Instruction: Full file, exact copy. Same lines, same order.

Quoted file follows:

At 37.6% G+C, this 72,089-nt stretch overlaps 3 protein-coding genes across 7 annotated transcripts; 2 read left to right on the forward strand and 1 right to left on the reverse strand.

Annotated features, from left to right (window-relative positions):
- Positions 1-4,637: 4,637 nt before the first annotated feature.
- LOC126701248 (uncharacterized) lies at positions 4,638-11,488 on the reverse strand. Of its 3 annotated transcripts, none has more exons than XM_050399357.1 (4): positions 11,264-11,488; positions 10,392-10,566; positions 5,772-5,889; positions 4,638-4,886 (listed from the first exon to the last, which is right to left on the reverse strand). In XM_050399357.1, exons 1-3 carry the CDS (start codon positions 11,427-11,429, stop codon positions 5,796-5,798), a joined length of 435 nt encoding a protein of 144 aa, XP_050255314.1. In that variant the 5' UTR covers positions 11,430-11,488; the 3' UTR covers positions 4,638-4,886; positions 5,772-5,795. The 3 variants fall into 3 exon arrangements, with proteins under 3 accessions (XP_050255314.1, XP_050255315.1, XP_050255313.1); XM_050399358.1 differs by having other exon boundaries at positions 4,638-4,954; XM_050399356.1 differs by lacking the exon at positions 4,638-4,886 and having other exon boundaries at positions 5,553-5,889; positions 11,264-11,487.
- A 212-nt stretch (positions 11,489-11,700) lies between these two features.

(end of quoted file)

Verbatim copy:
At 37.6% G+C, this 72,089-nt stretch overlaps 3 protein-coding genes across 7 annotated transcripts; 2 read left to right on the forward strand and 1 right to left on the reverse strand.

Annotated features, from left to right (window-relative positions):
- Positions 1-4,637: 4,637 nt before the first annotated feature.
- LOC126701248 (uncharacterized) lies at positions 4,638-11,488 on the reverse strand. Of its 3 annotated transcripts, none has more exons than XM_050399357.1 (4): positions 11,264-11,488; positions 10,392-10,566; positions 5,772-5,889; positions 4,638-4,886 (listed from the first exon to the last, which is right to left on the reverse strand). In XM_050399357.1, exons 1-3 carry the CDS (start codon positions 11,427-11,429, stop codon positions 5,796-5,798), a joined length of 435 nt encoding a protein of 144 aa, XP_050255314.1. In that variant the 5' UTR covers positions 11,430-11,488; the 3' UTR covers positions 4,638-4,886; positions 5,772-5,795. The 3 variants fall into 3 exon arrangements, with proteins under 3 accessions (XP_050255314.1, XP_050255315.1, XP_050255313.1); XM_050399358.1 differs by having other exon boundaries at positions 4,638-4,954; XM_050399356.1 differs by lacking the exon at positions 4,638-4,886 and having other exon boundaries at positions 5,553-5,889; positions 11,264-11,487.
- A 212-nt stretch (positions 11,489-11,700) lies between these two features.